Clay Sherman of the NJ DEP discussed a flood mitigation project along the Hudson River.
As a part of the academic curriculum, the four elective courses that comprise the Drama program in the Upper School demand that the students use themselves, express their unique personalities and life experiences, find their own voice in the service of artistic creation. In a real sense they are the primary material of all the Drama courses. At the same time the courses in the program require that the students learn a discipline, a craft that develops a variety of personal resources and academic skills: listening, concentration, physical flexibility, emotional self awareness, openness to others, critical reading skills and analysis, problem solving, etc. At the core of the work is the development of the dramatic imagination. This kind of learning is unique to the dramatic arts.
Unlike the other academic disciplines, Drama is always about the “Other.” This requirement to involve, acknowledge and, at times, sublimate the “Self” in favor of the “Other” makes the Dramatic Arts and its most visible creation--the stage play--an invaluable experience for young adults. The student actor is trained to place his attention on the other actors in the scene, to react to what is happening in the other actors. In a larger sense a Drama Program that stages a variety of challenging plays gives the actors and the school community (the audience) a chance to participate in the “stories of others.” It brings the larger world into the smaller world of the school.
Drama teaches its varied “lessons” by having the students “do it.” Personal and artistic growth is “tested” by having the students continually put their “knowledge” about themselves and their craft to use in daily exercises, scene study performances and staged plays.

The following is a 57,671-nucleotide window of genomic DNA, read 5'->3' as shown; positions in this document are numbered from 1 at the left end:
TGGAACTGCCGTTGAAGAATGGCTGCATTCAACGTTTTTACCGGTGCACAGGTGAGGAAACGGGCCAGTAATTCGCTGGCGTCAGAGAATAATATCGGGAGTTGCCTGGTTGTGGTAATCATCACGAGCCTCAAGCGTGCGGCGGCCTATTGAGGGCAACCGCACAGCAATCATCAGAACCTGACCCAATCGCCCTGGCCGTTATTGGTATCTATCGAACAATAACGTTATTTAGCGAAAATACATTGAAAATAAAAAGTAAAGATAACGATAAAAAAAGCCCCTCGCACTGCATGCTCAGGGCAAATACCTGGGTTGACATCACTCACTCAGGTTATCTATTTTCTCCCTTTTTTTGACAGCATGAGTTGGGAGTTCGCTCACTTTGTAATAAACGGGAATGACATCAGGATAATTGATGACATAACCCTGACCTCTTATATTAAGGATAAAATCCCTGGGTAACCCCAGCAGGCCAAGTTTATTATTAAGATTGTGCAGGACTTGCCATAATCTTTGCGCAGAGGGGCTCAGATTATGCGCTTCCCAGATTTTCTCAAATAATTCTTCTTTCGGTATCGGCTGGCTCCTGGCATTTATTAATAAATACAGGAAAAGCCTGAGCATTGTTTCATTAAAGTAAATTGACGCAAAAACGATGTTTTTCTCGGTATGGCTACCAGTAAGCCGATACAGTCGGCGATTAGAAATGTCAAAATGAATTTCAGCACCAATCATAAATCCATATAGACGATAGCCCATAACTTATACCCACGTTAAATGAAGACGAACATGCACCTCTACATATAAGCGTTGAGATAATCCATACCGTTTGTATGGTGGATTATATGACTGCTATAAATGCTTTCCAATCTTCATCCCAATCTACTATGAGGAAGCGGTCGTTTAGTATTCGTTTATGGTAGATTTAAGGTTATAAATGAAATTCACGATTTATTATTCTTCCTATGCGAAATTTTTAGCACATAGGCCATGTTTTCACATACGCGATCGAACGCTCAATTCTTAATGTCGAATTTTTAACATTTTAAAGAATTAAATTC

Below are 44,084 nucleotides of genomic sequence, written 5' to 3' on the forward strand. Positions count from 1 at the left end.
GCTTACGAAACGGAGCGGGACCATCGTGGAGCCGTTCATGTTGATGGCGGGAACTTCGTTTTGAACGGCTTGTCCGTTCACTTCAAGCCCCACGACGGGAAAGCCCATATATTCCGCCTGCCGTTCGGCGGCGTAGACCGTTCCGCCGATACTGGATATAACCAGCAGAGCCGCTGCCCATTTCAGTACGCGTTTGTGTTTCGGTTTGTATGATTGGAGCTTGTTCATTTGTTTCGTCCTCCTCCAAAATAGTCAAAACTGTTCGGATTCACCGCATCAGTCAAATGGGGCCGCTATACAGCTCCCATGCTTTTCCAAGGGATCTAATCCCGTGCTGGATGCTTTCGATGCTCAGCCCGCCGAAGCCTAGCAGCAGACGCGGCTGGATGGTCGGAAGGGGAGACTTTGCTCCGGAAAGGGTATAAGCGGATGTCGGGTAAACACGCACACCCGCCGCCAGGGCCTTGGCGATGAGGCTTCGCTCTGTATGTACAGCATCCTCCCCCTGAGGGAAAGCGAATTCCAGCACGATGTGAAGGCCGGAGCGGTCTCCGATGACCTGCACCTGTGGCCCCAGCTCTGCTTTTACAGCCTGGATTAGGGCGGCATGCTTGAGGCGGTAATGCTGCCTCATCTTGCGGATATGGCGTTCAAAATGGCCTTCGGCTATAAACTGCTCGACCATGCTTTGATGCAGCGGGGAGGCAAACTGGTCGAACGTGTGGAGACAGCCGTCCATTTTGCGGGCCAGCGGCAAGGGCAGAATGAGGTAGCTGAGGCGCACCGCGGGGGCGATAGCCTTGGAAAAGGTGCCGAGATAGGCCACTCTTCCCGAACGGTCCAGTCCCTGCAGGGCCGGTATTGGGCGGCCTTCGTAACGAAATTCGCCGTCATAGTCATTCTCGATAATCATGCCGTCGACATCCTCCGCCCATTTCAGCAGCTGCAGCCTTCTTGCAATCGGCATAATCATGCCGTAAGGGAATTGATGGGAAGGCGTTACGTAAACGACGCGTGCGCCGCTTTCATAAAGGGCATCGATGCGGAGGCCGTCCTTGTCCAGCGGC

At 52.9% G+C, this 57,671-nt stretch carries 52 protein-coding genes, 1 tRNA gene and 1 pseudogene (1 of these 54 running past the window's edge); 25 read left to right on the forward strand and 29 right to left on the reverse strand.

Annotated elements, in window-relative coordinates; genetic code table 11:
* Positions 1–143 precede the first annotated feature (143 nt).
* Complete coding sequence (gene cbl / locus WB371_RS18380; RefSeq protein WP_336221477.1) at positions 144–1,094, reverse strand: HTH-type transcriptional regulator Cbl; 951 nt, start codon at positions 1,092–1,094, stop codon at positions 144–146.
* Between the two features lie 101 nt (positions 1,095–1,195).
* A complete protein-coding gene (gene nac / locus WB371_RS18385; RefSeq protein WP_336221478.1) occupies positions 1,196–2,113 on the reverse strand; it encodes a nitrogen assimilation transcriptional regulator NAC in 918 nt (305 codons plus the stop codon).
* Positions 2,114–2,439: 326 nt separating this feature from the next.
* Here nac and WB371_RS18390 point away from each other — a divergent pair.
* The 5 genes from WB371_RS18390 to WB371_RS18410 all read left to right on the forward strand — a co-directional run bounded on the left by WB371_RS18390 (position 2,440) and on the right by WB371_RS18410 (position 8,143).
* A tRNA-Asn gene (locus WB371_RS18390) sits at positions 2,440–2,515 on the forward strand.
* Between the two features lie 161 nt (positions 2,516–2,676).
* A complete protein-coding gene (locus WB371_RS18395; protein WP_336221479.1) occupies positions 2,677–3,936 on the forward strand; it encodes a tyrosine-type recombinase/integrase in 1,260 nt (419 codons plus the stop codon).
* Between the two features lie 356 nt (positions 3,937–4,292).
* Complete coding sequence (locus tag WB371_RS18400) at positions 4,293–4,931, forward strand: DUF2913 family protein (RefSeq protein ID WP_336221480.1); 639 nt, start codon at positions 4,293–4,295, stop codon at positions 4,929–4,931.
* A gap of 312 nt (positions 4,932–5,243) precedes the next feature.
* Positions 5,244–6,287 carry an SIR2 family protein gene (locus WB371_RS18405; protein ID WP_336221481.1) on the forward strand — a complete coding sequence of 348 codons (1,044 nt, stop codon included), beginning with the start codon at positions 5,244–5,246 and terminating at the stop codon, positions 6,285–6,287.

- Drama 1: Creative Dramatics (#10724)
- Drama 2: Introduction to Acting (#10744)
- Drama 3: Advanced Acting (#10754)
- Drama 4: Play Production (#10764)
- Technical Theatre (#10795)
- Movement for Actors (#10794)
Major year course. 3 credits. Forms III-VI. No prerequisite required.
Drama I is a workshop course that employs an approach generally known as Creative Dramatics – the use of drama as a means of developing creativity and other personal resources. A problem is posed or an “inspiration” is given to the students, which must ultimately result in them developing a short play. Students spend some time brainstorming possible solutions, with the goal of discovering as many options as possible for their play. Students then plan the overall structure of the piece and discuss the characters. With this in mind, students improvise the play, solidify choices through the rehearsal process, and eventually present their final product to the class. Students will often have the opportunity to perform for a larger audience during Lunch-Time Theatre.
Major year course. 3 credits. Forms IV-VI. Prerequisite: Drama 1.
Drama II uses character/scene improvisation, as well as the exercises and techniques of Sanford Meisner to develop the actor’s basic resources: imagination, listening, concentration, and “truthfulness.” During the first semester, students will focus on scripted scenes and monologues that reinforce their Meisner work. During the second semester, students will write, produce, and perform 20 “Neo-Futurist” plays in 40 minutes. This Neo-Futurist project will culminate with an evening performance for parents, family, and friends.